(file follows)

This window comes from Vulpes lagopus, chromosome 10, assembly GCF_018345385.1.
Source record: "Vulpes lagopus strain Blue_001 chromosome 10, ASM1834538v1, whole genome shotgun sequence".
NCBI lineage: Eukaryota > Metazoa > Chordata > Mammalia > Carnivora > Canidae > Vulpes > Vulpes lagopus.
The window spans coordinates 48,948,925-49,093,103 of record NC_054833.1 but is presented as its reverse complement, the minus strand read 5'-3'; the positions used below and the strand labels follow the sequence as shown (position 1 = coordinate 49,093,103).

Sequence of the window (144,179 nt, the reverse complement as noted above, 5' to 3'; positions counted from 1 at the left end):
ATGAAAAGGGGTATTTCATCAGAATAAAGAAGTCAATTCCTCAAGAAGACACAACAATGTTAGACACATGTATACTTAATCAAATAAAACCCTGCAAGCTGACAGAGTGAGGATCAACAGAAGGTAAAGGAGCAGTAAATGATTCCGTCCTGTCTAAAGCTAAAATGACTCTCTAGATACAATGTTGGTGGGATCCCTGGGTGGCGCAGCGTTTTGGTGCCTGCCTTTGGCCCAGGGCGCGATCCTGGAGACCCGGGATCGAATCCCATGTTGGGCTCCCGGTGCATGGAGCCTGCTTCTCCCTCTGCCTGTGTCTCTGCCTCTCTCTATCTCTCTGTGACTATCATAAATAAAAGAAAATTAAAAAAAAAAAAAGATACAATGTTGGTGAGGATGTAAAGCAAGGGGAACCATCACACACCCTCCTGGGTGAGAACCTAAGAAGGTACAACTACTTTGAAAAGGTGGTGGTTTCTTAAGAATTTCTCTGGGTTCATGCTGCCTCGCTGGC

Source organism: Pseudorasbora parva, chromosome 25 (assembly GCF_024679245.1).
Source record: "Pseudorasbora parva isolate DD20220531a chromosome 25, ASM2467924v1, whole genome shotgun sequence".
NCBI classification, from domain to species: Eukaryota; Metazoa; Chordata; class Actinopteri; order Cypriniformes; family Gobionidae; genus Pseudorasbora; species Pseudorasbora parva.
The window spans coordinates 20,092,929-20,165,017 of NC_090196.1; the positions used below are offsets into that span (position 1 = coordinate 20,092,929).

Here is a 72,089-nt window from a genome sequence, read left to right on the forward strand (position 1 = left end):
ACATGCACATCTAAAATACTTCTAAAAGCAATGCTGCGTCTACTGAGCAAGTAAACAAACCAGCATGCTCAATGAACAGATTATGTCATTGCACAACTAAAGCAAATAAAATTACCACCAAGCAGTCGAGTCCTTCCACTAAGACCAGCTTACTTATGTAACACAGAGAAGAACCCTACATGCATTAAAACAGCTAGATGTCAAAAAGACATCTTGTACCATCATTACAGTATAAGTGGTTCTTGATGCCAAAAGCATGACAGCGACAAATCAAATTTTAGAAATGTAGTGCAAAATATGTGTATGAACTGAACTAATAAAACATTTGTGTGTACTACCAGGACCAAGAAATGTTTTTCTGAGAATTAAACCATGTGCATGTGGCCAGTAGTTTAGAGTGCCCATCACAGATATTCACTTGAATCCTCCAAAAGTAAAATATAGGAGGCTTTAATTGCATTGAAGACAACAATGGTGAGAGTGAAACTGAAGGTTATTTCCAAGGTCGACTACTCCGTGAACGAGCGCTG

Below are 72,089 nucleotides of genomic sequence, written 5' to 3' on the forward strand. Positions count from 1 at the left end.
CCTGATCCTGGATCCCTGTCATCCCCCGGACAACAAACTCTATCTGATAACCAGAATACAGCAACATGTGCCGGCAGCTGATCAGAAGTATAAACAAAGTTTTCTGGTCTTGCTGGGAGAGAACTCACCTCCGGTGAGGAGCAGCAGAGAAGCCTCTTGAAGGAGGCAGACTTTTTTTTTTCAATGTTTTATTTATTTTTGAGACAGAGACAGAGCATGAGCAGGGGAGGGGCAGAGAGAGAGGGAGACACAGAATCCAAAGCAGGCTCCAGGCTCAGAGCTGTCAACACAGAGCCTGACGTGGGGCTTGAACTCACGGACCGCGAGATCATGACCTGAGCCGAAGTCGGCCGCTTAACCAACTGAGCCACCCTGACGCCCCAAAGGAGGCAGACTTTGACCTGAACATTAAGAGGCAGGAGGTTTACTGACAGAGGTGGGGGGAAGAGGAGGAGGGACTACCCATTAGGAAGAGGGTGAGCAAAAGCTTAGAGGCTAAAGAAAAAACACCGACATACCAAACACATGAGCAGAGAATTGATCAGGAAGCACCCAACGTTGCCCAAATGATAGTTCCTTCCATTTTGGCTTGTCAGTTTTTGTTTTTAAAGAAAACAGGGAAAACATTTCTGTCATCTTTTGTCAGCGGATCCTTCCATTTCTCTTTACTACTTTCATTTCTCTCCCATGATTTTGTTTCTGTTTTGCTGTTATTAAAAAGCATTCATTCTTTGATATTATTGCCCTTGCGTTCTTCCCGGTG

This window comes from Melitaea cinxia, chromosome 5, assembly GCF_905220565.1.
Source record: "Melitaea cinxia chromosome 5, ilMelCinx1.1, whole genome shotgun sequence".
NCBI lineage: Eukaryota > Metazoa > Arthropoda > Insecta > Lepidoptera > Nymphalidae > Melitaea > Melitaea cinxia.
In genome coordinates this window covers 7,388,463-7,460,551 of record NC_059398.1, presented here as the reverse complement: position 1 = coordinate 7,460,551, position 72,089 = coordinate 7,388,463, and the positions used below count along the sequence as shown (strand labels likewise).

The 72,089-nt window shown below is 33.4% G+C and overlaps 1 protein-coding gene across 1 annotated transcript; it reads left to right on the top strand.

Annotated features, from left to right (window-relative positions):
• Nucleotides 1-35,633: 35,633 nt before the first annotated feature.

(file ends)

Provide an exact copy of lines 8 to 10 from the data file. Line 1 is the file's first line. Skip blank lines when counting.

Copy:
Source record: "Pseudorasbora parva isolate DD20220531a chromosome 25, ASM2467924v1, whole genome shotgun sequence".
NCBI classification, from domain to species: Eukaryota; Metazoa; Chordata; class Actinopteri; order Cypriniformes; family Gobionidae; genus Pseudorasbora; species Pseudorasbora parva.
The window spans coordinates 20,092,929-20,165,017 of NC_090196.1; the positions used below are offsets into that span (position 1 = coordinate 20,092,929).